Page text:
Just as with valuation of any asset, the value of claims in a dispute is not a matter of precise science.  And, just as in any business deal, a party has both its wish list of “wants,” but  also a more modest list of “needs.”  Using those criteria, it should be possible to formulate a range of settlement values, from “best case” to “worst case,” and some sense of a “likely case.”  The ultimate settlement (if it occurs) generally involves an overlap between each party’s individual settlement range.  Working through your own settlement range, and “guesstimating” what the other party may think is the range is a very useful exercise in preparation for mediation.  During the mediation, moreover, when settlement demands and offers are exchanged, efforts to explain the justification for your position on the range of settlement values (often, an assessment of the probability of success, multiplied by the amount of damage recoveries at stake, minus the costs of litigation) can help you to advocate (often, through the mediator) for the reasonableness of your position.  And, where an adversary offers a number “out of the blue,” a useful response is often to inquire as to the basis for the calculation of their number.

7.     Stay Positive:

Mediation can be a tedious process, including lengthy periods when the mediator spends time in private caucus with the adversary, only to deliver some “nothing burger” of a response from the other side.  Stay positive.  Everybody postures.  Everybody wants to maintain a broad latitude for negotiation.  An experienced mediator will remind you that the process works, even in some very tough cases.  Resist the temptation to walk out, on the conclusion that the other side is “not serious” about settlement (given their early positioning).  Work with the mediator to formulate strategies that can produce useful progress.

8.     Use Your Creativity:

Most disputes, at bottom, are about money.  But there often are valuable items that may cost little to offer, to “sweeten” a deal.  A contractor claiming losses on a project might accept “structured” payments (over time), or additional work, in lieu of the full amount of money that could be claimed.  An owner could accept correction of defective work, or an extended warranty, in lieu of direct monetary compensation.  Both sides might benefit from agreement on a public statement regarding successful completion of the project.  Further, even if the entirety of the dispute cannot be resolved, the parties may agree to resolve a portion of the conflict, and direct the remainder of the dispute to resolution by some efficient mechanism (such as the engagement of a neutral third-party engineer).  Part of the magic of mediation is that, with the right mediator, and cooperation between the parties, creative solutions may emerge even where the parties are dead-set in their positions on the merits.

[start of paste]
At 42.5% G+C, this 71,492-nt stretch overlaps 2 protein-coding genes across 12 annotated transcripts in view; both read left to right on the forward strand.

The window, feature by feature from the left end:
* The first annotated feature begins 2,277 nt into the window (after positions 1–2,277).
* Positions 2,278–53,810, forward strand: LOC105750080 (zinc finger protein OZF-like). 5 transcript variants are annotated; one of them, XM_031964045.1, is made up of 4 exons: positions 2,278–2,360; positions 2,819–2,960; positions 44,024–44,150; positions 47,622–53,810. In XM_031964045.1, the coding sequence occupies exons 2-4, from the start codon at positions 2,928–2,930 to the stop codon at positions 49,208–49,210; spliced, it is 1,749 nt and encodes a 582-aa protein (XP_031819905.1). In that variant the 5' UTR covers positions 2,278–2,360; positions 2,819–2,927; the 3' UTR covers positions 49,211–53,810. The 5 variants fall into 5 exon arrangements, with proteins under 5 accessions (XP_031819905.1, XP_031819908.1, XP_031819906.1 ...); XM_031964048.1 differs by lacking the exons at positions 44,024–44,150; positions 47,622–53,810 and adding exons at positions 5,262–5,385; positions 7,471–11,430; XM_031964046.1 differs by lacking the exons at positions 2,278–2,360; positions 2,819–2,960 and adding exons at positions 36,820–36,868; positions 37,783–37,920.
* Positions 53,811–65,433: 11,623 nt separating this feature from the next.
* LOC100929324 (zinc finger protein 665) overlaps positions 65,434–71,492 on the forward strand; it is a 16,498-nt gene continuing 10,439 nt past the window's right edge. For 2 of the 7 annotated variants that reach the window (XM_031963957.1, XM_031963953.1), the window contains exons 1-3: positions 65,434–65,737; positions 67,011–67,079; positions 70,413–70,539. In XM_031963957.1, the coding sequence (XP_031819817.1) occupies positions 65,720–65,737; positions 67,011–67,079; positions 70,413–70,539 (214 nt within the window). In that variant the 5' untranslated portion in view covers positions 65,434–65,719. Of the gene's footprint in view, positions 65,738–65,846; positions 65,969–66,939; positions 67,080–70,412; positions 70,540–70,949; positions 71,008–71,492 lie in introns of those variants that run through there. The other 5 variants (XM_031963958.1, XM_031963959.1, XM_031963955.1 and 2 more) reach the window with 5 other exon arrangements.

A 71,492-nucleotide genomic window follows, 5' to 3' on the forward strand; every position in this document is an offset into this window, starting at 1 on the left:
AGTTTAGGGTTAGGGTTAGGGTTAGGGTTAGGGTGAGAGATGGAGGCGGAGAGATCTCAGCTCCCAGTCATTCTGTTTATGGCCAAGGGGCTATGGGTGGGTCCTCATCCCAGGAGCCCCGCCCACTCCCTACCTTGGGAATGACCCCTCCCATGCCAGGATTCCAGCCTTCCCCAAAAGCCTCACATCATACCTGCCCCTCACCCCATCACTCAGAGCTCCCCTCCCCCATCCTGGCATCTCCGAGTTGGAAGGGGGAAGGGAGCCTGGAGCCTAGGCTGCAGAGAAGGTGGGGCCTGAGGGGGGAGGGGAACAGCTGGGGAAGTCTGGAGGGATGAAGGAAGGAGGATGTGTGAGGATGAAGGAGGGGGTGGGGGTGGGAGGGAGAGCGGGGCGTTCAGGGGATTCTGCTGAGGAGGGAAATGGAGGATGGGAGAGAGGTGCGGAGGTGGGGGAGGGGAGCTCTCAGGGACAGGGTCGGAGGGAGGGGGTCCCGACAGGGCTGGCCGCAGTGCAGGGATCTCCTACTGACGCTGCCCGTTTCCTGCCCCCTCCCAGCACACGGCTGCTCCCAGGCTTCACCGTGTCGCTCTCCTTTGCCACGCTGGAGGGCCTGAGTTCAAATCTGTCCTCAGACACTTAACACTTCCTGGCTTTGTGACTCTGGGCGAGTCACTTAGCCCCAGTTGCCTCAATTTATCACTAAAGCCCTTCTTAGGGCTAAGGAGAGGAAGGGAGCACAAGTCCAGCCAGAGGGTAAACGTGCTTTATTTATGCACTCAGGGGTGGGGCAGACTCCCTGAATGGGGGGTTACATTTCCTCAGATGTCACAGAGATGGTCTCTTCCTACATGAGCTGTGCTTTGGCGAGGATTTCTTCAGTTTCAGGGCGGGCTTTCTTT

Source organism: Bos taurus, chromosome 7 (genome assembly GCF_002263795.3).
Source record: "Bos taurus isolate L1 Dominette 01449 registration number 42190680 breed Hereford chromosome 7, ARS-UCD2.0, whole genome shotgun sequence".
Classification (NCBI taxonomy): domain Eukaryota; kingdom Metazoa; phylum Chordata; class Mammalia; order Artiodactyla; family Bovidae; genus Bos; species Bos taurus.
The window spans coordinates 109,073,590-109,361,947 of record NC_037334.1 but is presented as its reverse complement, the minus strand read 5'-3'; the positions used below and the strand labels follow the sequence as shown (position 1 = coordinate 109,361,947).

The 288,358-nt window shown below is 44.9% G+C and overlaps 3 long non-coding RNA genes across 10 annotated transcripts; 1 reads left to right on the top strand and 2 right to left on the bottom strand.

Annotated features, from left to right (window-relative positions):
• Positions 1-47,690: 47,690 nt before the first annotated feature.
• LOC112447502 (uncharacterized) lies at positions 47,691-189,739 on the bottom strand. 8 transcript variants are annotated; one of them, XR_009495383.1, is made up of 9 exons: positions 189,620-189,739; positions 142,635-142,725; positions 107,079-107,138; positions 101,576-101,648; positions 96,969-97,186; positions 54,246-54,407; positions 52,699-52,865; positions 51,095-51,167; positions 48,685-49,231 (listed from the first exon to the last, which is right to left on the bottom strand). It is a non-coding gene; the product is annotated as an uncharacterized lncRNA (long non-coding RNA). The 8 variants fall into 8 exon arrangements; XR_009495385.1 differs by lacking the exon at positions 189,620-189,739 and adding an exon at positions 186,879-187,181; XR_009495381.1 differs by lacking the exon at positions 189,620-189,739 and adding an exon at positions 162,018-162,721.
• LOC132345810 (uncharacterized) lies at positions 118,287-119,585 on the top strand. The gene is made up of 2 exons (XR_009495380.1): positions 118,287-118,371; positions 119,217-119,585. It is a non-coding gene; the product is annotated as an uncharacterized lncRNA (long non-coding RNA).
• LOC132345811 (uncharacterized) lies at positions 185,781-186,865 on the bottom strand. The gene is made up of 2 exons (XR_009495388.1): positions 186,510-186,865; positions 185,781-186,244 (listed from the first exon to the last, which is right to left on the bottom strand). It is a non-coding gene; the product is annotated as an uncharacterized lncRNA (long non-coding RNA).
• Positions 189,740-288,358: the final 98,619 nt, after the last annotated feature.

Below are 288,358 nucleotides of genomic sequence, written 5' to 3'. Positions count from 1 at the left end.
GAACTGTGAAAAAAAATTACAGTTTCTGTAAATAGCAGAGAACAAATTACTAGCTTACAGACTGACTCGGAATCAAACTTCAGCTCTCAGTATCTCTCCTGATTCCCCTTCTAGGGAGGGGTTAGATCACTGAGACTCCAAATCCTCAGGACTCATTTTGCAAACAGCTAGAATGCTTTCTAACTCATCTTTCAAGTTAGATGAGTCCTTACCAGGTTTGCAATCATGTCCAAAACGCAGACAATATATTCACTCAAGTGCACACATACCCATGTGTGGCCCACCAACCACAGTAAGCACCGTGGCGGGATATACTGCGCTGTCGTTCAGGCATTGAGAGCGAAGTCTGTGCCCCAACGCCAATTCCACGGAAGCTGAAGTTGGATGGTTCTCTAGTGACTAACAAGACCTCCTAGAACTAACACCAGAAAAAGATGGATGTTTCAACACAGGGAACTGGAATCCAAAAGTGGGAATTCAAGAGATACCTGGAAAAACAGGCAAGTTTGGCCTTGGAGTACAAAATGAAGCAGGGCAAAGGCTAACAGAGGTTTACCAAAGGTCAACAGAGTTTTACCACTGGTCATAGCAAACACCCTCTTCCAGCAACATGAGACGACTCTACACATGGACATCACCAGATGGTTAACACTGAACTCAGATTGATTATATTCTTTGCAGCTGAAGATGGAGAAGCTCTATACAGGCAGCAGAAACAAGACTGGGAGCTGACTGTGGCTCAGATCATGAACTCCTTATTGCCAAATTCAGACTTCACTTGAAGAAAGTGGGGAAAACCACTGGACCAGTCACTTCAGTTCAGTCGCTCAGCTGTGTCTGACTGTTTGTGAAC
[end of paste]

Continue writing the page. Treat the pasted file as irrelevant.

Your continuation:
9.     Complete The Settlement:

Shaking hands on a deal at the mediation table is fine, but certainty as to the deal is better.  Before leaving the mediation, the parties should have (at least) a binding term sheet, outlining the essential terms of agreement.  To ease the burden of drafting a term sheet (often late in the evening, after parties have bargained hard all day), bring a draft form to the mediation.  Better yet, prepare a form of term sheet (with blanks) and share it with your adversary, in advance of mediation, so that preparation of the form, for signature at the end of the process, is relatively easy.

10.  Learn From The Process:

No two mediations are exactly the same.  But parties can learn a great deal about the process, and about the needs and capabilities of their own organization, from conducting a mediation.  Do some form of de-briefing, after the mediation, as to what went well, and what can be improved.  Consider capturing that knowledge in a memorandum, or a lunch-and-learn program, to spread the benefits of the experience within your organization.

Biography


Steven C. Bennett's practice focuses on complex domestic and international commercial litigation and arbitration, including bankruptcy, construction, corporate governance, data security, energy, privacy, real estate and other matters. Mr. Bennett gained extensive trial experience during six years at the Office of the United States Attorney for the Southern District of New York, where he served as Chief of the Tax and Bankruptcy Unit, and nearly twenty years as a partner in a major international law firm.